(Mr Cockell) If we go back to the inspiration for
much of this, it refers to the number of hours, for instance,
that councillors spend in committee and identifies this as being
rather a waste of time. The numbers quoted are up to 90 hours
a month. My experience in Kensington and Chelsea and other well
run authorities is that that is not the case. It may be the case
in large counties where people have to travel large distances,
but most of our committee meetings rarely last more than two and
a half hours, three hours at the very outside. Most members on
the council who do not have chairmanship responsibilities are
members of two service committees and one executive committee,
plus add-ons obviously. That does not get anywhere near half the
number of hours, including preparation and so on. A tightly run,
well chaired committee and well chaired council takes up far less
time of members. Therefore, the premise that there is a lot of
wasted time and unnecessary activities by councils is plain wrong.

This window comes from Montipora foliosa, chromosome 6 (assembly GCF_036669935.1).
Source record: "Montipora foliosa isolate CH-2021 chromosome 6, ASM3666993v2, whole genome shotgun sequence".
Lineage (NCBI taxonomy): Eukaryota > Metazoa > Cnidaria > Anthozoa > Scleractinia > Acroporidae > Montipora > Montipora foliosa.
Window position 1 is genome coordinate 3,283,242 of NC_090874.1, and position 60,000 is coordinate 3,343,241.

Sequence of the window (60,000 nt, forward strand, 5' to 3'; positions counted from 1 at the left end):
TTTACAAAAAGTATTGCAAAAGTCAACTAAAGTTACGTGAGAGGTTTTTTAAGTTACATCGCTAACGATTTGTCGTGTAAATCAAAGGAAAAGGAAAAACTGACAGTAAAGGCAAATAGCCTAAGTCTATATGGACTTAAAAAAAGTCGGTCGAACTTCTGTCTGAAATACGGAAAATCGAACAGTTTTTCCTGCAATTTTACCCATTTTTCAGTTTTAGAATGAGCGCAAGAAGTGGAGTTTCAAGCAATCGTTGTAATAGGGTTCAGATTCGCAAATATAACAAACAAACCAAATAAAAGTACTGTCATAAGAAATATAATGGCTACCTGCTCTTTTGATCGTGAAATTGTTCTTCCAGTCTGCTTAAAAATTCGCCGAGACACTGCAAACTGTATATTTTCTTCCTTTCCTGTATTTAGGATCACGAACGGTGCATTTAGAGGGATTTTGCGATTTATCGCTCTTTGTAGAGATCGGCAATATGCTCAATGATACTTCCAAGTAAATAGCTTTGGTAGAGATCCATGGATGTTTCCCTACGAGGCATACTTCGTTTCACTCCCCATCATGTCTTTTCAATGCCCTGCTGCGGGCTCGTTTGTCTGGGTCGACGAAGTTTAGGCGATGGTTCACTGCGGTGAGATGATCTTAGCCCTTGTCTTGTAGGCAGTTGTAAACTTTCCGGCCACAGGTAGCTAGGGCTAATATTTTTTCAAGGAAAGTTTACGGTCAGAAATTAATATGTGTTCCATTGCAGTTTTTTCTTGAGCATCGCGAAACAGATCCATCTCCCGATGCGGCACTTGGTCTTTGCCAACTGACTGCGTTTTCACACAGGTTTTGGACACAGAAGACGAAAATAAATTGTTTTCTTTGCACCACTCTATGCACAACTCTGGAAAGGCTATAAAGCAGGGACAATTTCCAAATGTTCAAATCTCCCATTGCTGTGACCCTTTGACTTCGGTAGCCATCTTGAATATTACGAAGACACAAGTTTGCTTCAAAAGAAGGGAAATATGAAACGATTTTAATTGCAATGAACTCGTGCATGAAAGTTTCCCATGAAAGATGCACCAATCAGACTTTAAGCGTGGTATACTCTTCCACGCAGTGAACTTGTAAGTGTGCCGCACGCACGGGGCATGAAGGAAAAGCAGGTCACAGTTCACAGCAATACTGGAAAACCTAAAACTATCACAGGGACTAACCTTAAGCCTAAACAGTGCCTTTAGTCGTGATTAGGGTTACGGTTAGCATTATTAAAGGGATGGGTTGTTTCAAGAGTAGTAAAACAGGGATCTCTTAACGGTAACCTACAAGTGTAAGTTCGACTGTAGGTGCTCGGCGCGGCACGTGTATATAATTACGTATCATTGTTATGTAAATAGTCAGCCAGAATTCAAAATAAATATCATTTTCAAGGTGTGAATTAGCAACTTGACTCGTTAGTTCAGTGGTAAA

329. Is the far less time explained by the fact
that you have group meetings before your committees?
(Mr Cockell) We do not have group meetings before
our committees. Most chairmen of executive committees have a read
through half an hour, possibly an hour, before. As a group, we
meet once every cycle. There are six cycles a year and we meet
once every cycle for an evening. I stop it after two hours and
that is normally sufficient for everyone. Chairmen of committees
are in close touch with their colleagues on that committee to
make sure they have their support on policies and that they are
going to have the majority at the end of the day but a lot of
time is not spent on group meetings or whatever.
330. Apart from your own position, the sub-committee